Resident Evil: Damnation was, outside of Japan, vomited onto video on demand with disappointingly little ceremony — an advert here, an advert there — and left largely to fend for itself. On top of that, it was released the same month as the live-action Resident Evil: Retribution and was tentatively tied to the horribly middling Resident Evil 6. But it’s not just the best Resident Evil movie you’ve never seen; it’s the best Resident Evil movie full stop.
Entirely rendered in CGI, Resident Evil: Damnation is, technically, a sequel to 2008’s Resident Evil: Degeneration, but it eclipses the original in every respect. You’d be hard-pressed to call it horror, but trying to recreate the terror of Resident Evil on the silver screen was always going to be a gamble. There’s a good reason why George Romero’s original Resident Evil script never made it to the big screen: You can’t just throw in the trappings of the original game and expect instant fear. You’ll tiptoe through Resident Evil’s picture gallery for fear the crows will descend on you in a flurry of beaks and blood, but when you’re a passive observer it just seems silly.
Instead, Damnation takes the absurd, schlocky spirit of Resident Evil 4 and just runs with it. The premise is that, after the fall of the Umbrella Corporation, bio-organic weapons, aka B.O.W.s, can be freely purchased by anyone with the requisite funds — a scenario that’s distressingly relevant in this age of billionaires. Want a rocket launcher-wielding, bin bag-clad meat-tank? That’ll be $11 billion, please. I’m not saying Jeff Bezos is buying Lickers to curb union activity at Amazon, but he’s not solved world hunger yet.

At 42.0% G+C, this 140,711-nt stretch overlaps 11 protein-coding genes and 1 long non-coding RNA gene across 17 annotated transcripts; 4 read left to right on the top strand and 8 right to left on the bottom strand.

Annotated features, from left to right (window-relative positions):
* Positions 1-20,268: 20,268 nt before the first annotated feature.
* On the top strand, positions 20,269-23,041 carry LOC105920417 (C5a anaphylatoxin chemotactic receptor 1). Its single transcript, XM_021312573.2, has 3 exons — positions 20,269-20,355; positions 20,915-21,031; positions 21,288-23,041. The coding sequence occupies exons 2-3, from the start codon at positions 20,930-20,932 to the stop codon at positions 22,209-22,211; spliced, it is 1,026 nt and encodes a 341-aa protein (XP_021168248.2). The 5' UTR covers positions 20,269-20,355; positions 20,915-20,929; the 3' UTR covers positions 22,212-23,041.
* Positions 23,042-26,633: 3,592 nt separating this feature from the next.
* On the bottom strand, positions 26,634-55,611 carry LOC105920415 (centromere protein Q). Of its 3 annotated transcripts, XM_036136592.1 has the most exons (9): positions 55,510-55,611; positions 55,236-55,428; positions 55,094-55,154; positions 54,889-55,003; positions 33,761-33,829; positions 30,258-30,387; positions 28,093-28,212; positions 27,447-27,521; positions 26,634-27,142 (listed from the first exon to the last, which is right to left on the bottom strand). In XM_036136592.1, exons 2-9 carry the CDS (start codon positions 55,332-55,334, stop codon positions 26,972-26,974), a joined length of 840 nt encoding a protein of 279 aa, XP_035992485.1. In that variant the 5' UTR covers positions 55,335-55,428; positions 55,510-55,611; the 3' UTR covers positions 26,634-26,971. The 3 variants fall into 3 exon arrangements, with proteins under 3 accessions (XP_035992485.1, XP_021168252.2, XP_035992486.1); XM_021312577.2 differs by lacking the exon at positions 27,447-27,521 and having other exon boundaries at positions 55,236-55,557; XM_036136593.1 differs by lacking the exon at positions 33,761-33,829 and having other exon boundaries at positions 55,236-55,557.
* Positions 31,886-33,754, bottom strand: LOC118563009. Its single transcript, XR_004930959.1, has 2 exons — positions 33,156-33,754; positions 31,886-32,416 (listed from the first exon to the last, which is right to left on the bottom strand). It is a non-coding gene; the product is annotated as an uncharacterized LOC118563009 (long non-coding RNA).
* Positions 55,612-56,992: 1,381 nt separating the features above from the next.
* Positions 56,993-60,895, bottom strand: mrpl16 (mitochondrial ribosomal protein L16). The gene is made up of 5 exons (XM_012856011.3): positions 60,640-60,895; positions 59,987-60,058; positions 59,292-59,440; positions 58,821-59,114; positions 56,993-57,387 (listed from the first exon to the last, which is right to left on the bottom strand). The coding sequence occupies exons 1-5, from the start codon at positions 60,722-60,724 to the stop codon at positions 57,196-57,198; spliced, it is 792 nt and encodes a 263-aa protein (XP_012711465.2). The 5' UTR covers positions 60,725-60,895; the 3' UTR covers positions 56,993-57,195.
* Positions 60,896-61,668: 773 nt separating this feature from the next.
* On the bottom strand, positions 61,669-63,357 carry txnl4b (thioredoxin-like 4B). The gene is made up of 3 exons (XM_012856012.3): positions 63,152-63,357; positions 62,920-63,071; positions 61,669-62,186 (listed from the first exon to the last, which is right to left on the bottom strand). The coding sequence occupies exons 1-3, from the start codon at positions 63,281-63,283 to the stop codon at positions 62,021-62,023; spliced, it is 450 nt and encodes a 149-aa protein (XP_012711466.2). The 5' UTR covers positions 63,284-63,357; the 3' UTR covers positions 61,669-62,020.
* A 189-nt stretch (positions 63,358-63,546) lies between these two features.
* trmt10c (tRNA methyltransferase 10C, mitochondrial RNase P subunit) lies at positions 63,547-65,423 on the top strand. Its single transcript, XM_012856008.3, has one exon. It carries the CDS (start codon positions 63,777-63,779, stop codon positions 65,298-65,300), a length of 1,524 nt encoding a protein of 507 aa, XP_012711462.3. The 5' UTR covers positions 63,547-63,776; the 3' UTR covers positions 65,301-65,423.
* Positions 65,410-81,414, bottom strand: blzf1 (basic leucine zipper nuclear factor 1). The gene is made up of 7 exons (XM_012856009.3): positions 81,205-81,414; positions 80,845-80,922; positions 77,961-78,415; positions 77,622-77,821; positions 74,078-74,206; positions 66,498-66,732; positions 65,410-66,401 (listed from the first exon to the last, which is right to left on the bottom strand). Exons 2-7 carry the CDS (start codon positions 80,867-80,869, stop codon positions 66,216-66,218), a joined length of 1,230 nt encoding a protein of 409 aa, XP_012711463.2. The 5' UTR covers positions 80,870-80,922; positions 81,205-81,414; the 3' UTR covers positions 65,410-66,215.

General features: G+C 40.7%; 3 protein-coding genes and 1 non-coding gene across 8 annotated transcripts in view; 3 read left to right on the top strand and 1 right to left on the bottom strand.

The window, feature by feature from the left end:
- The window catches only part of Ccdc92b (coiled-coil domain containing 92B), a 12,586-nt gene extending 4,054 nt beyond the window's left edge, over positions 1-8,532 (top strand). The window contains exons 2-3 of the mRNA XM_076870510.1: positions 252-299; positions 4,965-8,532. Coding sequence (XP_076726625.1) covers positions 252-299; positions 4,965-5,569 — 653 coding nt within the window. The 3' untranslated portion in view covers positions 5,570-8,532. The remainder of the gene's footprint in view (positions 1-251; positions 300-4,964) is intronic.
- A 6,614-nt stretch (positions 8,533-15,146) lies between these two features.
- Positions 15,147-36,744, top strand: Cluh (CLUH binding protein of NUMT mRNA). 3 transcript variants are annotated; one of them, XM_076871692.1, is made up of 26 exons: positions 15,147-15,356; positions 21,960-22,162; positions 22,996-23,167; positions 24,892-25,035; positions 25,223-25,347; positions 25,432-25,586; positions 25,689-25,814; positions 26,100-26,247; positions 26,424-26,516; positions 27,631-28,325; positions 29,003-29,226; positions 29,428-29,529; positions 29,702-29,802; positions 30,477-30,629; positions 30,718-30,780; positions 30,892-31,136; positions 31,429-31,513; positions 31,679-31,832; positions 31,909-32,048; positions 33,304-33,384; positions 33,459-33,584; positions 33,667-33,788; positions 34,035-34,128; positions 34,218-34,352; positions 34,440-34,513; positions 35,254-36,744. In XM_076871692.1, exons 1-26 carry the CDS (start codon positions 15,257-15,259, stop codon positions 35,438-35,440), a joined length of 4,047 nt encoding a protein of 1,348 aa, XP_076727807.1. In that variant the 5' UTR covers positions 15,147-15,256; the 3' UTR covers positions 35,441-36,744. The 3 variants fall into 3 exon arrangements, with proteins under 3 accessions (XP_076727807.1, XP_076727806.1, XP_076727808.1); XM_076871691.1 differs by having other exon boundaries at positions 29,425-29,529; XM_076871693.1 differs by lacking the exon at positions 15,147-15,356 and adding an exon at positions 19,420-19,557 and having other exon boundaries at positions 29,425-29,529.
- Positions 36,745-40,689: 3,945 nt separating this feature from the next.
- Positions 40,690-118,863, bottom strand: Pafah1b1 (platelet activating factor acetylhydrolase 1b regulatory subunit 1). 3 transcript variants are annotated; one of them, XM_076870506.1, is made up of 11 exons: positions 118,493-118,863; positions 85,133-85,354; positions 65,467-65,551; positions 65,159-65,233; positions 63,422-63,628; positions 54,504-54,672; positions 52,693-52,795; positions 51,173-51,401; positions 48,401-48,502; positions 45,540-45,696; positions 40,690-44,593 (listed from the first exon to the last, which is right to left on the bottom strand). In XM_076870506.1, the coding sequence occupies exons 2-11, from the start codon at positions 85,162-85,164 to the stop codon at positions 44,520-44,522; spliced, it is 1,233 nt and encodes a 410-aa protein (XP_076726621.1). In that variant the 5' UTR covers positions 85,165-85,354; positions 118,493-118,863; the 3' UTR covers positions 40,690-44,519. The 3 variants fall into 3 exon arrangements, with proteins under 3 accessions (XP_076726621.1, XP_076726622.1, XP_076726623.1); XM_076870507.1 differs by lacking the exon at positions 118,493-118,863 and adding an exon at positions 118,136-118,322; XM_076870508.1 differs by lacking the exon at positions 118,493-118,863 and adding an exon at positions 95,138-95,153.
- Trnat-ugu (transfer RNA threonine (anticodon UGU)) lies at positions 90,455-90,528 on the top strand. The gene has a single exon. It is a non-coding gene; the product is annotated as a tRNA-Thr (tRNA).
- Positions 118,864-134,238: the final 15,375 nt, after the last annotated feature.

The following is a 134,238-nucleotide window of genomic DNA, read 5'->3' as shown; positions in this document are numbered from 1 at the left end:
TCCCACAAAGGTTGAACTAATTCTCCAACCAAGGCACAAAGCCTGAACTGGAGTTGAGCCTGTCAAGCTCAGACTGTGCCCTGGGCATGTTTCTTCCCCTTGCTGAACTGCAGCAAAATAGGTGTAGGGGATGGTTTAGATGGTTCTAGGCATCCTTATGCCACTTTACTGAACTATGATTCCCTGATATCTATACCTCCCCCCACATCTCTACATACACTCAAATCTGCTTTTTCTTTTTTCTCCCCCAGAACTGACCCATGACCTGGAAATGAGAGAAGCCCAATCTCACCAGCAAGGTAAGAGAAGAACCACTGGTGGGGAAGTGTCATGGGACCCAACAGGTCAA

Resident Evil 4’s Leon S. Kennedy is sent into the fictional Eastern Slav Republic to investigate rumors that both the country’s sitting president and resistance fighters are employing these weaponized monstrosities. You’re hurled right into the action with Leon merrily wisecracking his way through the warzone. On the surface that sounds highly disrespectful, but it lets Damnation inject a dose of political commentary without getting too preachy.
It’s also a welcome change from the other two animated films, Degeneration and 2017 sequel Vendetta, both of which make Leon 99% pure angst — here he’s someone you actually want to spend screen time with. Alice, protagonist of the live-action movies, might be tough, but she’s got as much charisma as a walking corpse. And let’s face it, the Resident Evil live-action movies are Resident Evil in name only — from the word go, they’ve been very much their own thing.
Damnation, on the other hand, nails the themes that define the Resident Evil series. It’s not scream-out-loud scary, but there’s body horror, gore, conspiracies, monsters, ludicrous underground facilities, and so much more. Who needs zombie Michelle Rodriguez when Damnation’s Plagas are turning people into passengers in their own bodies? Jordan Peele would be proud.